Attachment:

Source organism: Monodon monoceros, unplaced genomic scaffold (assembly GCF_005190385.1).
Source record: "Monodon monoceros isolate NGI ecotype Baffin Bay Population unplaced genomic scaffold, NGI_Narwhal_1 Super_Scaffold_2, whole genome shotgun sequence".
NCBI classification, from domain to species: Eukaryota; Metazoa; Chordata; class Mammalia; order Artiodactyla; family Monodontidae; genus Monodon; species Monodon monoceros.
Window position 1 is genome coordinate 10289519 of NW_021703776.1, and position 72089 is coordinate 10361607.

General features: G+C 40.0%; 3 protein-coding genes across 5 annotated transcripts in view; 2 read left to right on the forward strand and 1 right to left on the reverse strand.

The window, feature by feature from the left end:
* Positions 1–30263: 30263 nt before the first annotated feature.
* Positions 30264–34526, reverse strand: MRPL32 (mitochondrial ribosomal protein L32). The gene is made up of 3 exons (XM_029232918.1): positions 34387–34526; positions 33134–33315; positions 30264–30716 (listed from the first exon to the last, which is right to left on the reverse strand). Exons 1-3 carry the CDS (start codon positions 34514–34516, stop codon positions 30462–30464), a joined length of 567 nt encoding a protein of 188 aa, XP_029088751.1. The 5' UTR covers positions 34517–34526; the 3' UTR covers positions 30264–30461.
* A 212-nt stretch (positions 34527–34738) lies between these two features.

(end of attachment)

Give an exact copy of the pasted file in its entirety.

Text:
Source organism: Monodon monoceros, unplaced genomic scaffold (assembly GCF_005190385.1).
Source record: "Monodon monoceros isolate NGI ecotype Baffin Bay Population unplaced genomic scaffold, NGI_Narwhal_1 Super_Scaffold_2, whole genome shotgun sequence".
NCBI classification, from domain to species: Eukaryota; Metazoa; Chordata; class Mammalia; order Artiodactyla; family Monodontidae; genus Monodon; species Monodon monoceros.
Window position 1 is genome coordinate 10289519 of NW_021703776.1, and position 72089 is coordinate 10361607.

General features: G+C 40.0%; 3 protein-coding genes across 5 annotated transcripts in view; 2 read left to right on the forward strand and 1 right to left on the reverse strand.

The window, feature by feature from the left end:
* Positions 1–30263: 30263 nt before the first annotated feature.
* Positions 30264–34526, reverse strand: MRPL32 (mitochondrial ribosomal protein L32). The gene is made up of 3 exons (XM_029232918.1): positions 34387–34526; positions 33134–33315; positions 30264–30716 (listed from the first exon to the last, which is right to left on the reverse strand). Exons 1-3 carry the CDS (start codon positions 34514–34516, stop codon positions 30462–30464), a joined length of 567 nt encoding a protein of 188 aa, XP_029088751.1. The 5' UTR covers positions 34517–34526; the 3' UTR covers positions 30264–30461.
* A 212-nt stretch (positions 34527–34738) lies between these two features.